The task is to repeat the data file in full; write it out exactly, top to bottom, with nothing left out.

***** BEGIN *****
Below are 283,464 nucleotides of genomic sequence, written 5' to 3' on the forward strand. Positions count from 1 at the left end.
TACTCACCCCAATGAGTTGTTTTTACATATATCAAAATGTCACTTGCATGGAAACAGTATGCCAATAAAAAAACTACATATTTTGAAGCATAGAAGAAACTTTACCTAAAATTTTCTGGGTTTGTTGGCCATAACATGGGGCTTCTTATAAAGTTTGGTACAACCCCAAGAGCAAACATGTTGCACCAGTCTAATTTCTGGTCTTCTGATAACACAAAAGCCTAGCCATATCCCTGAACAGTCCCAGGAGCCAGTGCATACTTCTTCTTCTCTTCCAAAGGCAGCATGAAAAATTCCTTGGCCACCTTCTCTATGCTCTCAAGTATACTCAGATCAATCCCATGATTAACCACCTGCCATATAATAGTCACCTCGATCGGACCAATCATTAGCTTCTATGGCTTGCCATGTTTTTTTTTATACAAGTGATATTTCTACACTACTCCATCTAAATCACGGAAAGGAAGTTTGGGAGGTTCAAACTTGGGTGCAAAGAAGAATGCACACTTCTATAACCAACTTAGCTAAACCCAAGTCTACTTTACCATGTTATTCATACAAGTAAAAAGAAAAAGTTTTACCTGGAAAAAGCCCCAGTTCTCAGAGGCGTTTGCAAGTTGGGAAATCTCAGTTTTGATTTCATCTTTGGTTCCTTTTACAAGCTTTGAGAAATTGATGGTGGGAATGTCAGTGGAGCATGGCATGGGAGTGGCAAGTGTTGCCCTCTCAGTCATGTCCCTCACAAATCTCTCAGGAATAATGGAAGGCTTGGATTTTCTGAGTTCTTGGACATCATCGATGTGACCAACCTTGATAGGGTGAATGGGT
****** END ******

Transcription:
Below are 283,464 nucleotides of genomic sequence, written 5' to 3' on the forward strand. Positions count from 1 at the left end.
TACTCACCCCAATGAGTTGTTTTTACATATATCAAAATGTCACTTGCATGGAAACAGTATGCCAATAAAAAAACTACATATTTTGAAGCATAGAAGAAACTTTACCTAAAATTTTCTGGGTTTGTTGGCCATAACATGGGGCTTCTTATAAAGTTTGGTACAACCCCAAGAGCAAACATGTTGCACCAGTCTAATTTCTGGTCTTCTGATAACACAAAAGCCTAGCCATATCCCTGAACAGTCCCAGGAGCCAGTGCATACTTCTTCTTCTCTTCCAAAGGCAGCATGAAAAATTCCTTGGCCACCTTCTCTATGCTCTCAAGTATACTCAGATCAATCCCATGATTAACCACCTGCCATATAATAGTCACCTCGATCGGACCAATCATTAGCTTCTATGGCTTGCCATGTTTTTTTTTATACAAGTGATATTTCTACACTACTCCATCTAAATCACGGAAAGGAAGTTTGGGAGGTTCAAACTTGGGTGCAAAGAAGAATGCACACTTCTATAACCAACTTAGCTAAACCCAAGTCTACTTTACCATGTTATTCATACAAGTAAAAAGAAAAAGTTTTACCTGGAAAAAGCCCCAGTTCTCAGAGGCGTTTGCAAGTTGGGAAATCTCAGTTTTGATTTCATCTTTGGTTCCTTTTACAAGCTTTGAGAAATTGATGGTGGGAATGTCAGTGGAGCATGGCATGGGAGTGGCAAGTGTTGCCCTCTCAGTCATGTCCCTCACAAATCTCTCAGGAATAATGGAAGGCTTGGATTTTCTGAGTTCTTGGACATCATCGATGTGACCAACCTTGATAGGGTGAATGGGT